Top Ten List of The Biggest Mistakes Made in a DUI Case

March 25, 2012

A DUI arrest comes without warning or notice, the decisions made during and after the arrest often determines the outcome of a particular case.  Anyone arrested in Kern County should be aware of the potential long-term consequences and immediate penalties that may result from a plea of guilty or a court conviction.  Although there is no way to fully prepare for an encounter with law enforcement after a night of drinking, the public should be informed of basic “do’s and don’ts” pertaining to a drunk driving investigation.  The following is a list of the biggest blunders a person makes in this type of situation:

Never tell the police officer the number of drinks you had, this information is requested for one reason only and that is so that you can be locked into a specific drinking pattern that may deny you of important defenses in Court.

Never agree to take any hand-held Preliminary Alcohol Screening Device (PAS) Breath Test, unless you are under age 21 the law does not require it. These breath machines are not accurate and lead to injustice.

Never agree to submit to any FST’s. First of all, they are not “tests” you do not get a score and they are completely subjective. Do not take them.

Never t make admissions about your level of intoxication or sobriety. Remember, you have the right under the Constitution to remain silent-exercise that right!

Never tell the officer where and when you were drinking. When in doubt, invoke your Constitutional right to remain silent, this info. is used to preclude rising blood alcohol defenses by your attorney.

Always ask to speak to a Lawyer before answering any questions about drinking or your level on intoxication following a DUI traffic stop. You have the right to do this (the exception is choosing which test you will submit to, speaking to a lawyer before choosing the breath or blood test is not permitted).

Always take the breath test (not the PAS, see above), when given a choice between breath or blood, upon being lawfully arrested. The breath test is easier to challenge than the blood test.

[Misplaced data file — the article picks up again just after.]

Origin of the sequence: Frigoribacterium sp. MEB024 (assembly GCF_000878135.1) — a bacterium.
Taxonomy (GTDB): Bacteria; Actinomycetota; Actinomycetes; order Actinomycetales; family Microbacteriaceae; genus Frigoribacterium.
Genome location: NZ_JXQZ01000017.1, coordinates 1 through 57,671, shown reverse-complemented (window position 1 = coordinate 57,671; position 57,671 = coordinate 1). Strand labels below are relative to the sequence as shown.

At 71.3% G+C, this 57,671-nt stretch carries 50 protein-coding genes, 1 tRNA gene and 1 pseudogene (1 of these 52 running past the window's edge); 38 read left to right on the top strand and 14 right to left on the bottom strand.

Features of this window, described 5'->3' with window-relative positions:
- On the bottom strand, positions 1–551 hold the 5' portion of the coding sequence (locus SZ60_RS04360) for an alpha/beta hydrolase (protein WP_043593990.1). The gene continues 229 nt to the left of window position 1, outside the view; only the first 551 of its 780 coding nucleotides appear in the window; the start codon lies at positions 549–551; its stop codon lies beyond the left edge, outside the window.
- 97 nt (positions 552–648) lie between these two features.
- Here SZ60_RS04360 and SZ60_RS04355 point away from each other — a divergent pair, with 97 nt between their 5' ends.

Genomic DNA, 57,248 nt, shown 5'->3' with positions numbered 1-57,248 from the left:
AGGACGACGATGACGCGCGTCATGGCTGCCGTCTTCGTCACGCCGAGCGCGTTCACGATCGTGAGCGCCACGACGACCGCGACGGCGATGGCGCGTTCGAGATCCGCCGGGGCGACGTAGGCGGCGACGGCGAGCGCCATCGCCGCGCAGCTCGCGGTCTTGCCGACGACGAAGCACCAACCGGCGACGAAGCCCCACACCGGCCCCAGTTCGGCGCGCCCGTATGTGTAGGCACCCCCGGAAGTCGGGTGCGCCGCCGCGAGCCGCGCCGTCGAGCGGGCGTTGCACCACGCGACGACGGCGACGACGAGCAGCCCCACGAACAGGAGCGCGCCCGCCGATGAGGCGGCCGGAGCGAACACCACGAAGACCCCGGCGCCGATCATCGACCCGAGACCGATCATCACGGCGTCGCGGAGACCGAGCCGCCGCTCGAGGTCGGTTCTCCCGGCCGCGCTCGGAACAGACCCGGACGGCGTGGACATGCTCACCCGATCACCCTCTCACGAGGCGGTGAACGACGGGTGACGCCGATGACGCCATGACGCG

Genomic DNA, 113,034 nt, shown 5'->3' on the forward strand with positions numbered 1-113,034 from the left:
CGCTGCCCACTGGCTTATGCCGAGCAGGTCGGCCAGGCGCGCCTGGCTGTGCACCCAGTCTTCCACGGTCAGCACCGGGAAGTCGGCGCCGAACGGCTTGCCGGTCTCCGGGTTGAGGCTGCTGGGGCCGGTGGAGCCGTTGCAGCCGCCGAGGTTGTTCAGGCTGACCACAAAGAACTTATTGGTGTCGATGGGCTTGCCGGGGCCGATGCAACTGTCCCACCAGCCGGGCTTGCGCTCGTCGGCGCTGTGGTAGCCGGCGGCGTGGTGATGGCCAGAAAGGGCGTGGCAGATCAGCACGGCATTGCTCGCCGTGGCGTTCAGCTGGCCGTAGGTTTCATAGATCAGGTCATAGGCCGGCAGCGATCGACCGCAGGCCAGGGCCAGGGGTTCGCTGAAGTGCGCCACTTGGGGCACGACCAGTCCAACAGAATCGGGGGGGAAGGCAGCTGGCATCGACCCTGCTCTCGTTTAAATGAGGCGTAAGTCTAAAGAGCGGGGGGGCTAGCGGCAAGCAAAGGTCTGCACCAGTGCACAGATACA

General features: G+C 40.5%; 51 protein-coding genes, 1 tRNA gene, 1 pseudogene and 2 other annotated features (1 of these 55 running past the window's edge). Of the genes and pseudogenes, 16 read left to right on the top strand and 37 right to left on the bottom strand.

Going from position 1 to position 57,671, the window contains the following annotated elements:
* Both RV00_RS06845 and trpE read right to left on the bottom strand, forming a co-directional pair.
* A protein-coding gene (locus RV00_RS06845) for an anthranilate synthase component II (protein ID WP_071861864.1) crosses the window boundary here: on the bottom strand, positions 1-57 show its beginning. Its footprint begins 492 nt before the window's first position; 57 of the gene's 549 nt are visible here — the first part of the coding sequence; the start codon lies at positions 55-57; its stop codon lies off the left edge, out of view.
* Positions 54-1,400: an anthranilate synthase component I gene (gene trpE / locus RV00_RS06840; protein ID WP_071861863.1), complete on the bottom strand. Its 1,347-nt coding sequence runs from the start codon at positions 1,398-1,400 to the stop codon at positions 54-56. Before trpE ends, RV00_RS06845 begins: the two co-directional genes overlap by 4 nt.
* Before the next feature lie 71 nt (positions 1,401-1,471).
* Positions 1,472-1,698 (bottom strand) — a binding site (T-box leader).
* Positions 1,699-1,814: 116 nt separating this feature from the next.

Always speak to an attorney as soon as possible after you are let out of jail. You must get the important information about preserving evidence, securing essential witnesses and obtaining necessary Court dates and a temporary license from the DMV.

Never go to Court and try to represent yourself. Would you operate on yourself if you needed surgery, would you?

Never delay in requesting a DMV hearing ASAP in order to save your driver’s license after a DUI arrest. The law only gives you 10 days to avoid certain license suspension.

In summary, there are ways to minimize the impact of the DUI, an attorney can help guide you.

Can A CHP Officer Take My Log Book After Giving me a Ticket?

March 17, 2012

Many times a truck driver will be issued a ticket for speeding or other commercial violation and the officer finds that a log book violation exists.  He writes a ticket then commences to take the log book pages away from the driver and keeps them.  Is this legal? The authority given the CHP and other law enforcement personnel to seize evidence comes from California case-law. These cases grant law enforcement personnel the authority to seize and secure evidence necessary for future prosecution of the charges alleged. Pages from a driver log book containing information necessary to prove the elements of a criminal offense would be included as items which may be seized. In the case where the driver has already forwarded the original log book page(s) to his or her employer and only has one copy remaining, the driver will be allowed to duplicate the activity on a fresh log page(s) prior to the seizure of such copy. In Kern County, most officers, are advised that when available, copy machines should be utilized to provide replacement for seized documents.